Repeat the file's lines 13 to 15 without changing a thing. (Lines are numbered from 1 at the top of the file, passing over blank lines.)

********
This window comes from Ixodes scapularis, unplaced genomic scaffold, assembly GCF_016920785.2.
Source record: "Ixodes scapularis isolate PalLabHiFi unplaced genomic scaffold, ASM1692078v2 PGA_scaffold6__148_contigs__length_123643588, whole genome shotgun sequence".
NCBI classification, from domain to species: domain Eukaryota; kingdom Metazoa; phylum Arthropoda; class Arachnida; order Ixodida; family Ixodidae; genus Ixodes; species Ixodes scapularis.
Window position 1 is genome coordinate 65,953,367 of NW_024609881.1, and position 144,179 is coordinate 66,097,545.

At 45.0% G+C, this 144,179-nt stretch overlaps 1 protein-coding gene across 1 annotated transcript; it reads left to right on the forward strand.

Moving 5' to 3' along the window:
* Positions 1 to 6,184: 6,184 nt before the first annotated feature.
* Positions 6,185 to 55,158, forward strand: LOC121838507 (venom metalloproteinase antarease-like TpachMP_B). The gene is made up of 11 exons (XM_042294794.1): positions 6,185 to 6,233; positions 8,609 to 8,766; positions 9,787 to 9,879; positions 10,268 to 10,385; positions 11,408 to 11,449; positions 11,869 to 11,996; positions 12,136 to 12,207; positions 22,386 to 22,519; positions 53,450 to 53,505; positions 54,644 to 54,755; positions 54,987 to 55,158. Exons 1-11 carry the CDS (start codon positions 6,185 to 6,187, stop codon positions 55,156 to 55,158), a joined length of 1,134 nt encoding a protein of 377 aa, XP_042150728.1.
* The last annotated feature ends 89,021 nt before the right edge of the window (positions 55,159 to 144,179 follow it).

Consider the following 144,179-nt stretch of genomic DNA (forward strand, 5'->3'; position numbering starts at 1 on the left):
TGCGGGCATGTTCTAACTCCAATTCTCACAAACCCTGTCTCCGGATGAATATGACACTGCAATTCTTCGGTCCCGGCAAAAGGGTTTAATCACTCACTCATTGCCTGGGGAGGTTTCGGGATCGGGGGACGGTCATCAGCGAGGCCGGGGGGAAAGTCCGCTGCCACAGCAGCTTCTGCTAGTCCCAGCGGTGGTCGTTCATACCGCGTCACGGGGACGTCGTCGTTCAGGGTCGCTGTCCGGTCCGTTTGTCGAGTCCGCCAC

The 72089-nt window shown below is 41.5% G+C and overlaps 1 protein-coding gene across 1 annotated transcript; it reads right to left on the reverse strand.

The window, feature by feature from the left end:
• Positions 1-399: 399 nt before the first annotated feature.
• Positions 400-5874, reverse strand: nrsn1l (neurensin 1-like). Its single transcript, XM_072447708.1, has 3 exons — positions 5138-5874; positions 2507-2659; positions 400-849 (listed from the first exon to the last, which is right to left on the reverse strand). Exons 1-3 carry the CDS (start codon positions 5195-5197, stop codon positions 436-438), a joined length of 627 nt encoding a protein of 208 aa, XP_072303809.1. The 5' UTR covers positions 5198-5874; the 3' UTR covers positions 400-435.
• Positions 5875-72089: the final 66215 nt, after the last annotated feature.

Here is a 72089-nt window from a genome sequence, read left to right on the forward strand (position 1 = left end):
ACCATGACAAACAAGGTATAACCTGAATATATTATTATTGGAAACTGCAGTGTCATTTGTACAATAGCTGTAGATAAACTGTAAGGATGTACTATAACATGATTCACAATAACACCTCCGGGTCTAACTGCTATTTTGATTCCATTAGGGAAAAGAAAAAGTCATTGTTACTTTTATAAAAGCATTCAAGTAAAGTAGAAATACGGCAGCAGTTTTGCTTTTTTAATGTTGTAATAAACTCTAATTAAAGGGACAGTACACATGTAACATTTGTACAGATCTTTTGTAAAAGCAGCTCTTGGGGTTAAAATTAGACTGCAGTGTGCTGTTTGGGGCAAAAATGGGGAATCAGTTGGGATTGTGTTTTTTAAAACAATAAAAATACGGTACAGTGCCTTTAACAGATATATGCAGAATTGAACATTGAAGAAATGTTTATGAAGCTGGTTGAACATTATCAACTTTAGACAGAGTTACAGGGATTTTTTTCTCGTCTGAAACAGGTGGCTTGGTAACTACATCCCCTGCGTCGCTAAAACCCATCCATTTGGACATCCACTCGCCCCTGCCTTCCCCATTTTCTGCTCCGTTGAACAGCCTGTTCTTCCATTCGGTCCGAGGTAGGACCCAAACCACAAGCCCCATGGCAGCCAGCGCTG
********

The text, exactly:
The window, feature by feature from the left end:
• Positions 1-399: 399 nt before the first annotated feature.
• Positions 400-5874, reverse strand: nrsn1l (neurensin 1-like). Its single transcript, XM_072447708.1, has 3 exons — positions 5138-5874; positions 2507-2659; positions 400-849 (listed from the first exon to the last, which is right to left on the reverse strand). Exons 1-3 carry the CDS (start codon positions 5195-5197, stop codon positions 436-438), a joined length of 627 nt encoding a protein of 208 aa, XP_072303809.1. The 5' UTR covers positions 5198-5874; the 3' UTR covers positions 400-435.